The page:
Height loss in middle age may increase death risk, study shows

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In a new study from the University of Gothenburg, researchers found height loss in middle age is linked to a heightened risk of early death, primarily from heart disease or stroke.

But regular physical activity may help to stave off mid-life shrinkage, as well as lowering heart disease risk.

People tend to start losing height once they reach their 50s, a process that speeds up during their 70s. Height loss is usually caused by vertebral disc shrinkage, spinal compression fractures, and changes in posture.

While some degree of height loss is linked to natural aging, previous research suggests that it may also be associated with an increased risk of death from heart disease.

Height loss in women has not been well studied, however, despite the fact that women tend to lose more height than men.

In the study, the team aimed to find out if mid-life height loss might predict death from all causes, and specifically death from heart disease/stroke, in 2406 Swedish and Danish women born between 1908 and 1952.

Height was measured without shoes and in the morning, at the entry to each of these studies, when the women were aged between 30 and 60 (two-thirds were aged 38–52), and again between 10 and 13 years later.

The team found the women lost an average of 0.8 cm between the first and second height measurements, but the amount ranged from 0 to 14 cm.

During the total monitoring period of 19 years, 625 of the women died from all causes.

But during the 17 year period, heart disease was the primary cause of death in 157 women, which included 37 cases of stroke; 362 cases were due to other causes.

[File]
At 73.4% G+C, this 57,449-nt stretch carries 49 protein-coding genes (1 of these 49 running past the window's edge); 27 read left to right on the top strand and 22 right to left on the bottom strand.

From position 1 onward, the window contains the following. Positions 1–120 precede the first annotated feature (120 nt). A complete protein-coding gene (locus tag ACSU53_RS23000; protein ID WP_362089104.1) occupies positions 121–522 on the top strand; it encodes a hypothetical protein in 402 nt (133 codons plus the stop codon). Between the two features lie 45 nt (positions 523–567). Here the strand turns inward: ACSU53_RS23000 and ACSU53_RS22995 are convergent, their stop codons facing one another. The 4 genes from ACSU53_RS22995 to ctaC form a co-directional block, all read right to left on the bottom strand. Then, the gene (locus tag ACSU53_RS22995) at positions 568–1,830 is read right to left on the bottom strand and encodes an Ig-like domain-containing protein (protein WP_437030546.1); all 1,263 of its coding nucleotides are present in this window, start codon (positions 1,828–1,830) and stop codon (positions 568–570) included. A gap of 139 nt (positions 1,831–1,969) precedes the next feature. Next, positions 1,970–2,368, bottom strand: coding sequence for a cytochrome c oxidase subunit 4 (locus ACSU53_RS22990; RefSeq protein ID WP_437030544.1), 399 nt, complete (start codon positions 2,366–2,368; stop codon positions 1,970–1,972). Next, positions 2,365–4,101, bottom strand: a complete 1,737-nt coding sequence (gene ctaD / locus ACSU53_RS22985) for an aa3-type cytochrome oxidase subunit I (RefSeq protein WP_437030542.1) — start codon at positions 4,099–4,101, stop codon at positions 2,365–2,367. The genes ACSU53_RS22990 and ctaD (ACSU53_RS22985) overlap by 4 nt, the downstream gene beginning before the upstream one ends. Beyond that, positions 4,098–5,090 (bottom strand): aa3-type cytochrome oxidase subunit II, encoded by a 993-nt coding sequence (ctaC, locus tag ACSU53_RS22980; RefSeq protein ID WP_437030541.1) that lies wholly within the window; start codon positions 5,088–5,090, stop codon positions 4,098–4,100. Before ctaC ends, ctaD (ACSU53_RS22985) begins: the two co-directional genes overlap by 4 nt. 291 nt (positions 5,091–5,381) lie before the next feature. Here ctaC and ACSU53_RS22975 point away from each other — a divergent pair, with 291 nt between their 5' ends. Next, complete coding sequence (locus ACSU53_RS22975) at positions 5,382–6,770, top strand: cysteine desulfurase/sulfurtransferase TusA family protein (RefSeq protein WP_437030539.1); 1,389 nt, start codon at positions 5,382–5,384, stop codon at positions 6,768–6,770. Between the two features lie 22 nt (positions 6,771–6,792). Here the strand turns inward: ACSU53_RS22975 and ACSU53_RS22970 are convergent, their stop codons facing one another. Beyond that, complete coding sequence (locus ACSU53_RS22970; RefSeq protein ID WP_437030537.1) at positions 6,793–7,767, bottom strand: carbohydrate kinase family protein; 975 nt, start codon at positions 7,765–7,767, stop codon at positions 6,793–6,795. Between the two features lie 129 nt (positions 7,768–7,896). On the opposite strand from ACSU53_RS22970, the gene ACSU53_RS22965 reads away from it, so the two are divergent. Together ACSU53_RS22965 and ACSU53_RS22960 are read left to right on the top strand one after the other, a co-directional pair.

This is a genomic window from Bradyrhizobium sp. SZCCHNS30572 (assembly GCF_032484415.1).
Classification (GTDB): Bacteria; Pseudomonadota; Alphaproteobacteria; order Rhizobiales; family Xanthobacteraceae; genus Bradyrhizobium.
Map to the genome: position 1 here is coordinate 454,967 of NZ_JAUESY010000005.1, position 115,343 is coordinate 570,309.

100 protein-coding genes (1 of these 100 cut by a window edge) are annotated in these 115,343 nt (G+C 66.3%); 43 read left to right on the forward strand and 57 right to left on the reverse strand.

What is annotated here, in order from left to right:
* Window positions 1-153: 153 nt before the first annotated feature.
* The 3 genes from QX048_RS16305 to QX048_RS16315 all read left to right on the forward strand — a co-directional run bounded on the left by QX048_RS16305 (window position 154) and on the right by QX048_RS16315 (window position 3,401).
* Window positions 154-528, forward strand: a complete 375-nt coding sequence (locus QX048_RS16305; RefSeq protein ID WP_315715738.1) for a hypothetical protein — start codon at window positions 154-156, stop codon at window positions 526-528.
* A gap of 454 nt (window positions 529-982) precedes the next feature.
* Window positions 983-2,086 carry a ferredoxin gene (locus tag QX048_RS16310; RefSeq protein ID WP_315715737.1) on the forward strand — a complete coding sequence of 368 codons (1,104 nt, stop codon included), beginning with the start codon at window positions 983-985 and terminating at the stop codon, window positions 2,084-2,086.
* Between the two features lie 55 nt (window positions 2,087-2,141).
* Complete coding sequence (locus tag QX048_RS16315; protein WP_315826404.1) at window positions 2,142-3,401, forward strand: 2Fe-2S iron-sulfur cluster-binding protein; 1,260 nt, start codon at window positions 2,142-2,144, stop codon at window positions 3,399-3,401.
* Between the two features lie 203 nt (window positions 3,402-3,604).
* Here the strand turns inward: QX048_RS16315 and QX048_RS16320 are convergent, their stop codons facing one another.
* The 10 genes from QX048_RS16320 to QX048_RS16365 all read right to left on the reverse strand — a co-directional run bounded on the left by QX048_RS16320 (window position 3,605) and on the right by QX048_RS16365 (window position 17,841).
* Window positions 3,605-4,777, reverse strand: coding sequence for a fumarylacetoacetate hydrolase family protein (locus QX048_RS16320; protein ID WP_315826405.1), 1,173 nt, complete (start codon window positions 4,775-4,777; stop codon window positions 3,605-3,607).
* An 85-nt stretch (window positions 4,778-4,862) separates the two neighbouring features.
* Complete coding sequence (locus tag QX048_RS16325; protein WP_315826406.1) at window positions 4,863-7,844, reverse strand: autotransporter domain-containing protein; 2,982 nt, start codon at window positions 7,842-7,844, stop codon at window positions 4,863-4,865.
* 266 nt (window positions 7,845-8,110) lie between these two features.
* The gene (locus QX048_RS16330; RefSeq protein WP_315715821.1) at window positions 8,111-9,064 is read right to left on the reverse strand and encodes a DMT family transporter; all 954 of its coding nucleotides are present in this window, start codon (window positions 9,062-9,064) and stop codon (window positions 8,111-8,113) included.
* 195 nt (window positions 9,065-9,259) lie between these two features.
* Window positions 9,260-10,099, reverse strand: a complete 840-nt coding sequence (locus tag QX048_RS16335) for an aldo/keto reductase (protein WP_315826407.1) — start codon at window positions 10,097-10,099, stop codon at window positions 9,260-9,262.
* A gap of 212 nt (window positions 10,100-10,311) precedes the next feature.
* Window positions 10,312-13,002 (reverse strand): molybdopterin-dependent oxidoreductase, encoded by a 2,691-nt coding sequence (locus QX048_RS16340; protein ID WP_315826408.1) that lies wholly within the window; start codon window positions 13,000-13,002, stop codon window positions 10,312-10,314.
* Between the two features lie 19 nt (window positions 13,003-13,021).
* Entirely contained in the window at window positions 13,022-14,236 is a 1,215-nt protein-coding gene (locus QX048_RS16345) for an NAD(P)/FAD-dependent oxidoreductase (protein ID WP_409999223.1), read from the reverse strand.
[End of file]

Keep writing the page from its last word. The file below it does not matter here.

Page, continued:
The team found Each cm of height loss was linked to 14% and 21% greater odds of death from any cause among the Swedish and Danish women, respectively, after adjusting for potentially influential factors.

They also found short stature and high leisure-time physical activity (including participation in competitive sports) at study entry were linked to less height loss.

Major height loss, defined as more than 2 cm, was linked to 74% and 80% greater odds of death, respectively, among two groups of women.

The team found that major height loss was linked to a more than doubling in the odds of death from stroke and all types of heart disease, and 71% greater odds of death from all other causes.

The findings prompt the researchers to conclude that mid-life height loss is a risk marker for earlier mortality in northern European women.

Specifically, the risk of heart disease is increased in women who lose height, with death from a stroke a major contributor to this association.

If you care about stroke, please read studies about these common prescribed drugs may strongly increase stroke risk and findings of these two food linked to higher risk of diabetes, stroke and heart disease.

For more information about stroke and your health, please see recent studies about what a mini stroke is, and why you need to act FAST and results showing that a 47-year-old came home from a work trip and had two strokes.

The study is published in BMJ Open. One author of the study is Sofia Klingberg.

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